China told Russia to delay Ukraine invasion until after Winter Olympics, report claims

Thursday - 03/03/2022 06:52
Senior Chinese officials reportedly told their Russian counterparts not to invade Ukraine until after the Beijing Winter Olympics.

Senior Chinese officials told senior Russian officials in early February not to invade Ukraine until the end of the Winter Olympics in Beijing, according to reports.

The New York Times, citing US and European officials and a Western intelligence report, revealed on Wednesday that senior Chinese officials had some level of knowledge about Russia’s plans or intentions to invade Ukraine before Russian President Vladimir Putin launched the operation last week.

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The request came in early February after Washington informed Beijing of the Russian troop build-up, in the hopes communist leaders would pressure their ally to stand down, a source confirmed to Reuters.

Russia waged war with Ukraine four days after the Olympics ended, and Mr Putin escalated his military advance and rhetoric in the hours after the closing ceremony ended.

It was reportedly unclear if the discussions reached Chinese President Xi Jinping and Mr Putin.
 

Vladimir Putin and Xi Jinping in 2019. Picture: Mikhail Svetlov/Getty Images
Vladimir Putin and Xi Jinping in 2019. Picture: Mikhail Svetlov/Getty Images


 
SU-34 fighters at an air base in Krasnodar Krai, Russia on February 13, 2022. Picture: Maxar/AFP
SU-34 fighters at an air base in Krasnodar Krai, Russia on February 13, 2022. Picture: Maxar/AFP

A China expert at the Center for Strategic and International Studies said it wasn’t clear if the authoritarian leaders were in cahoots.

“Given the evidence we have so far, I think we can’t rule out either possibility definitely – that Xi didn’t know (which is bad) and that Xi may have known (which is also bad),” Bonny Lin said.

China has denied The New York Times report.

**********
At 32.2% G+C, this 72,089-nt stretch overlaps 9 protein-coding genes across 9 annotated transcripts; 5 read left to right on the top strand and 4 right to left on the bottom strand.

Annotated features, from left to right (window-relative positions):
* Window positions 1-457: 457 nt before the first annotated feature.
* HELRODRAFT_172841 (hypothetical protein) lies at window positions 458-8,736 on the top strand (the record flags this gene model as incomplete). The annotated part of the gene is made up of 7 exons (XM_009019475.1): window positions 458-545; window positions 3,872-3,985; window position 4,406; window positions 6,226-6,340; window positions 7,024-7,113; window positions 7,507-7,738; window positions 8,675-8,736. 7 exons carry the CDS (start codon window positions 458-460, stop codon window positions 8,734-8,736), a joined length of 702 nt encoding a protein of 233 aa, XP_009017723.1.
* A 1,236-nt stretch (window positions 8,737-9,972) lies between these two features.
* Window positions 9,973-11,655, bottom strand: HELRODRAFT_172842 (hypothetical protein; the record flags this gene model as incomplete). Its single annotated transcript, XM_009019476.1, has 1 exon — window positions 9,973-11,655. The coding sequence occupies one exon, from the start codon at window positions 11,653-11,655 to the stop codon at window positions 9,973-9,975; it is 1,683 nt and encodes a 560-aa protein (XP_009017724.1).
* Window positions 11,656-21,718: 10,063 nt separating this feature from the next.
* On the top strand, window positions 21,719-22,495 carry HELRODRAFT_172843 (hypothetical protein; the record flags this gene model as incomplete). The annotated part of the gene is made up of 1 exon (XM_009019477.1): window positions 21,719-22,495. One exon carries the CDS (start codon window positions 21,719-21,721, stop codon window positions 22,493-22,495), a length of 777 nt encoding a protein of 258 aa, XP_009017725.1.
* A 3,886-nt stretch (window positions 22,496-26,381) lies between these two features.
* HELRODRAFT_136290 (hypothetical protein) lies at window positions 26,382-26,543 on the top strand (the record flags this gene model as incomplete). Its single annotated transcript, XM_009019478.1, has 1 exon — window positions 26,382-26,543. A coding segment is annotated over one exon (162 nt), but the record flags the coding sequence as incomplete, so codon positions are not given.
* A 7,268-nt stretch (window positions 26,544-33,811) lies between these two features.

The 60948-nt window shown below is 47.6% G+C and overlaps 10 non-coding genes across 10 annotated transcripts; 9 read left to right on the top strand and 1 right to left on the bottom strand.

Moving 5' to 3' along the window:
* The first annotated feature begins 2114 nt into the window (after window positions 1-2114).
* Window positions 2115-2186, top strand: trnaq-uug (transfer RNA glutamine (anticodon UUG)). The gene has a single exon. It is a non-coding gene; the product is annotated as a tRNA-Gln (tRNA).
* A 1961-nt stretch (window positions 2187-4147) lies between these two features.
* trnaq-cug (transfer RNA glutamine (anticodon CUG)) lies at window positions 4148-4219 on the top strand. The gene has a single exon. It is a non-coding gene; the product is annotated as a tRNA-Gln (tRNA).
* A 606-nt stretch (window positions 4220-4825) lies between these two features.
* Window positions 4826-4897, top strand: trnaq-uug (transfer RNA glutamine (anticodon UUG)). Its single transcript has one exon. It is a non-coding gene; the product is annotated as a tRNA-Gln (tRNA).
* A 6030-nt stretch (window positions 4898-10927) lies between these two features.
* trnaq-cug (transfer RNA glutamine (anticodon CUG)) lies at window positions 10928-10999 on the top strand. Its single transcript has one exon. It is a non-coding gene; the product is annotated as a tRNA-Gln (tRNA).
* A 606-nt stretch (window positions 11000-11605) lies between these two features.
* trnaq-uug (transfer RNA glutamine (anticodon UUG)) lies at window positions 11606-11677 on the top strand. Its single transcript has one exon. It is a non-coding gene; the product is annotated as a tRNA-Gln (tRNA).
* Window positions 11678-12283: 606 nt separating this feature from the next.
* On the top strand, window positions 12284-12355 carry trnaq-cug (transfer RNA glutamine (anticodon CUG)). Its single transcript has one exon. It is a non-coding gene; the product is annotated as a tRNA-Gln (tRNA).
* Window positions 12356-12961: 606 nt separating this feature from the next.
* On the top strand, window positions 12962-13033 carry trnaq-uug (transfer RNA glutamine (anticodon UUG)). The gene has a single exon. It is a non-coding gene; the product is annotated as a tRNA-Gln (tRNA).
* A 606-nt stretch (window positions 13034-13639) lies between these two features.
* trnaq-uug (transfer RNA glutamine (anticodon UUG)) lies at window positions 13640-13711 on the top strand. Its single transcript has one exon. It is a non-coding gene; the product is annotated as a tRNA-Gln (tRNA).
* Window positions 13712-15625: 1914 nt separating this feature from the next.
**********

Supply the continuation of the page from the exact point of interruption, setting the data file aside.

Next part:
“The claims mentioned in the relevant reports are speculations without any basis, and are intended to blame-shift and smear China,” said Liu Pengyu, a spokesman for the Chinese Embassy in Washington.

The US State Department, the CIA and the White House National Security Council did not immediately respond to requests for comment.
 

Russian President Vladimir Putin after his speech at the IOC Gala Dinner. Picture: Andrej Isakovic/Pool/AFP
Russian President Vladimir Putin after his speech at the IOC Gala Dinner. Picture: Andrej Isakovic/Pool/AFP



 
A spectator waves a Russian flag in front of the Olympic Rings. Photo by Brendan Smialowski/AFP
A spectator waves a Russian flag in front of the Olympic Rings. Photo by Brendan Smialowski/AFP

Meanwhile, Russian and Belarusian athletes were given the all-clear on Wednesday to compete at the upcoming Winter Paralympics, which open this week under the shadow of Moscow’s invasion of Ukraine.

The International Olympic Committee (IOC) has urged sporting federations across the world to exclude athletes from Russia as well as Belarus, which hosted troops before the invasion.

But on Wednesday, the International Paralympic Committee (IPC) held a meeting and posted a brief statement saying athletes from the two countries would be allowed to compete as “neutrals”.

“They will compete under the Paralympic flag and not be included in the medal table,” the committee said.

Much of the sports world has reacted in solidarity with Ukraine. FIFA kicked Russia out of the 2022 World Cup, while rugby’s world governing body banned Russia and Belarus from all international events “until further notice”.

Mr Putin, an accomplished judoka, was also suspended as honorary head of the International Judo Federation.

— with AFP and the NY Post

Author: Editors Desk

Source:

 Keywords: Russia, The Olympics, China

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